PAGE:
The Icelandic Nurses’ Association has recently announced their intention to pay school fees for young male students, in order to encourage more men to become nurses in Iceland, RÚV reports.
Jobs in nursing have always been seen as essentially female, and in extreme cases even too emasculating for men to undertake. In the past decade, however, the number of male nursing students has increased in various countries across the world. According to research from 2013 by the United States Census Bureau, for instance, “the proportion of male registered nurses has more than tripled since 1970, from 2.7 percent to 9.6 percent.”
In a country known for being at the forefront of the struggle for gender equality, however, the number of male nurses seems to be much lower than in other countries. Only 2% of Icelandic nurses, in fact, are men. “Why is it than in 2018 we only have one gender providing care for sick people?” President of the Association Guðbjörg Pálsdóttir asks. “What is the social norm here? Shouldn’t we reflect the situation of our patients with our services? We have to live in the present.”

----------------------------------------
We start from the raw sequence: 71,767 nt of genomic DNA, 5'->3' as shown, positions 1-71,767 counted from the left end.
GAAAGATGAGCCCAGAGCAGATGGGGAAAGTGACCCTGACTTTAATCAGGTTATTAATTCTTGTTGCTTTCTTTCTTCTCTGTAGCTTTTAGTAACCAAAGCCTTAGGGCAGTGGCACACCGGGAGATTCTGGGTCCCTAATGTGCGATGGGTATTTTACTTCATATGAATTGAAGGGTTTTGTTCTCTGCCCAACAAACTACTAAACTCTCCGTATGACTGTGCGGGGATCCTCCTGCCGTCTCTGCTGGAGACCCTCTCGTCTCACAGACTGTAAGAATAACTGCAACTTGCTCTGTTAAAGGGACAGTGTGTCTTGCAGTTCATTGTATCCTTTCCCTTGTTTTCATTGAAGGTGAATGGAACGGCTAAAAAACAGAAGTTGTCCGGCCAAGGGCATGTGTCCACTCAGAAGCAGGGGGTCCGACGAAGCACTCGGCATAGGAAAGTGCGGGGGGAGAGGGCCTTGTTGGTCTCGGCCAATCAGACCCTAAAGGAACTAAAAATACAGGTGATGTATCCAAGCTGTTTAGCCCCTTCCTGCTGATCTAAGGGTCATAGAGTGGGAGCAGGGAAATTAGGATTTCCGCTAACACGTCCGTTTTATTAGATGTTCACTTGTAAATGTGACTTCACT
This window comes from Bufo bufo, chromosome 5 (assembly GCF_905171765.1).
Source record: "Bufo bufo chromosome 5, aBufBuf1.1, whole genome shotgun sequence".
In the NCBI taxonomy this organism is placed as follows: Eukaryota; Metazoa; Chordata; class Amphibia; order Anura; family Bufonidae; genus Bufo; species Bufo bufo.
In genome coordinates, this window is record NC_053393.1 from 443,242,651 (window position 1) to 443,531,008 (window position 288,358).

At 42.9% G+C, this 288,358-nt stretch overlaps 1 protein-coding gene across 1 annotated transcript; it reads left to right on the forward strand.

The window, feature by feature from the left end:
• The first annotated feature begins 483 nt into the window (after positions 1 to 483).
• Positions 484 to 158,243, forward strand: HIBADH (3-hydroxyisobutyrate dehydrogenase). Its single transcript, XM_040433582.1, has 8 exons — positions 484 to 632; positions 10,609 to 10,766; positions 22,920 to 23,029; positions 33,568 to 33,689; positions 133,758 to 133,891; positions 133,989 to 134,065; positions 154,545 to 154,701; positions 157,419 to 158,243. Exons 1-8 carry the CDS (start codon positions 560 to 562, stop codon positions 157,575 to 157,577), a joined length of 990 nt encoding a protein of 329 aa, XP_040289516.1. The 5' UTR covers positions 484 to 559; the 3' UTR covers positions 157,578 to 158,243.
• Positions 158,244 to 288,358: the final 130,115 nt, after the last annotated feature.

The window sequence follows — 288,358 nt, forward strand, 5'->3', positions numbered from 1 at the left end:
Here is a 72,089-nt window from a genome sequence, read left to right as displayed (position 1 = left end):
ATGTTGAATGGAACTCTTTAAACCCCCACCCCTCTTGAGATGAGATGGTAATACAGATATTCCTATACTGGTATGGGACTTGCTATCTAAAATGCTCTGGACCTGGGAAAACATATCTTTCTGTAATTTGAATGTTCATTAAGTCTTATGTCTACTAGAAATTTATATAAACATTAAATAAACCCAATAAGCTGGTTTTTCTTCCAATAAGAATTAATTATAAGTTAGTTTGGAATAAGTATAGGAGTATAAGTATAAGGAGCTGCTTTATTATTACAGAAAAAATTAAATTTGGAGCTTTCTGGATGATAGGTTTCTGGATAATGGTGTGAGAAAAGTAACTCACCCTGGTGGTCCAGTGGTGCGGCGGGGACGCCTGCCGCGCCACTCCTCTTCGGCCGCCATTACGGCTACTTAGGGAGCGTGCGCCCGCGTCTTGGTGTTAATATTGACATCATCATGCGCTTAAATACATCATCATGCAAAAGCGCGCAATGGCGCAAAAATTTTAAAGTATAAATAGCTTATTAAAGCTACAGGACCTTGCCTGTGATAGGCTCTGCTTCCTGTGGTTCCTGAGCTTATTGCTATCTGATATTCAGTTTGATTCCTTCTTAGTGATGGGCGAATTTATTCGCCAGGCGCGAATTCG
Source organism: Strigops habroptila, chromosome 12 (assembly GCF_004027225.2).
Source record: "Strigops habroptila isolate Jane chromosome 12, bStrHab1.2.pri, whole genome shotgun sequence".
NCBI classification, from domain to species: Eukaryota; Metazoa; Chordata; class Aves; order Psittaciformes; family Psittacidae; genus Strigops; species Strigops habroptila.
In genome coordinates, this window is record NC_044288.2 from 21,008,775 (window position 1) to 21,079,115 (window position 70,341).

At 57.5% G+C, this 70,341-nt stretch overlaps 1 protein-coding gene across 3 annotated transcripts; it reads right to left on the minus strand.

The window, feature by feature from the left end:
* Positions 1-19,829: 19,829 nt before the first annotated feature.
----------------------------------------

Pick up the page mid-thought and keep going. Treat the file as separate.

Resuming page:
As a tentative response to this issue, the association has therefore decided to implement some sort of gender quota system to balance the numbers out, since it has proven to work before in other fields, both in Iceland and abroad. This particular project will last five years and it will begin in autumn.
Students who complete their studies will then be able to receive their school fees back directly from the Association. “We don’t really know why the numbers here haven’t increased like in other countries,” Guðbjörg adds. “But it’s certainly food for thought, and it would be interesting to know why.”
The Association’s decision might be a step in the right direction, but ultimately there needs to be a shift in mentality to change the way we look at positions that have been historically filled by women, including nurses and midwives.
Source: Grape Vine
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